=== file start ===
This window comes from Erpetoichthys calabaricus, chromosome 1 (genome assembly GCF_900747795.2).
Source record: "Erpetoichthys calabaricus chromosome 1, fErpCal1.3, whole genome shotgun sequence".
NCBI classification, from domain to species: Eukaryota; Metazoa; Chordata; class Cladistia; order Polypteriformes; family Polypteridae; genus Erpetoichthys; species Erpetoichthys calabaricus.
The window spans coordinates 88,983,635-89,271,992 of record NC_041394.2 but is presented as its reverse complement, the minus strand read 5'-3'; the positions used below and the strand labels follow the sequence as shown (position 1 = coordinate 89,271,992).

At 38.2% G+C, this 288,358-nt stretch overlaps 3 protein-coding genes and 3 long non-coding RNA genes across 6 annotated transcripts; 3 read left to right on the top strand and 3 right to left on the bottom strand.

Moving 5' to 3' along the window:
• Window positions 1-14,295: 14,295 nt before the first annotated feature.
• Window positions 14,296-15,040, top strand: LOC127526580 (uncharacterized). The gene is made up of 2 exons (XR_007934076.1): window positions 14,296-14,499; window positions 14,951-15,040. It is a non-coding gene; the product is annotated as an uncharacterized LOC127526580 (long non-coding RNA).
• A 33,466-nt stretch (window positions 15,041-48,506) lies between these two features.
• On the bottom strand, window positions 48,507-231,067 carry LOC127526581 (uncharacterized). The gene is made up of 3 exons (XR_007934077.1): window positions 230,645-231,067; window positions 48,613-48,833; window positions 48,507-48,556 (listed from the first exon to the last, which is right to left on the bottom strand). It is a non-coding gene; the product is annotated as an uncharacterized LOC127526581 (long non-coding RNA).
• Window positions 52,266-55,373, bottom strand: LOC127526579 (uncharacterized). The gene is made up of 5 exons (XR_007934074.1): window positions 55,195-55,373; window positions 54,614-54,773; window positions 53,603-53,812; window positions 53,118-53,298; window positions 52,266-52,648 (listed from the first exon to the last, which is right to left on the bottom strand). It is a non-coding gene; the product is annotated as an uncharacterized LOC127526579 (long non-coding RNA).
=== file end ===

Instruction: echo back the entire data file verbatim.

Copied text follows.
This window comes from Erpetoichthys calabaricus, chromosome 1 (genome assembly GCF_900747795.2).
Source record: "Erpetoichthys calabaricus chromosome 1, fErpCal1.3, whole genome shotgun sequence".
NCBI classification, from domain to species: Eukaryota; Metazoa; Chordata; class Cladistia; order Polypteriformes; family Polypteridae; genus Erpetoichthys; species Erpetoichthys calabaricus.
The window spans coordinates 88,983,635-89,271,992 of record NC_041394.2 but is presented as its reverse complement, the minus strand read 5'-3'; the positions used below and the strand labels follow the sequence as shown (position 1 = coordinate 89,271,992).

At 38.2% G+C, this 288,358-nt stretch overlaps 3 protein-coding genes and 3 long non-coding RNA genes across 6 annotated transcripts; 3 read left to right on the top strand and 3 right to left on the bottom strand.

Moving 5' to 3' along the window:
• Window positions 1-14,295: 14,295 nt before the first annotated feature.
• Window positions 14,296-15,040, top strand: LOC127526580 (uncharacterized). The gene is made up of 2 exons (XR_007934076.1): window positions 14,296-14,499; window positions 14,951-15,040. It is a non-coding gene; the product is annotated as an uncharacterized LOC127526580 (long non-coding RNA).
• A 33,466-nt stretch (window positions 15,041-48,506) lies between these two features.
• On the bottom strand, window positions 48,507-231,067 carry LOC127526581 (uncharacterized). The gene is made up of 3 exons (XR_007934077.1): window positions 230,645-231,067; window positions 48,613-48,833; window positions 48,507-48,556 (listed from the first exon to the last, which is right to left on the bottom strand). It is a non-coding gene; the product is annotated as an uncharacterized LOC127526581 (long non-coding RNA).
• Window positions 52,266-55,373, bottom strand: LOC127526579 (uncharacterized). The gene is made up of 5 exons (XR_007934074.1): window positions 55,195-55,373; window positions 54,614-54,773; window positions 53,603-53,812; window positions 53,118-53,298; window positions 52,266-52,648 (listed from the first exon to the last, which is right to left on the bottom strand). It is a non-coding gene; the product is annotated as an uncharacterized LOC127526579 (long non-coding RNA).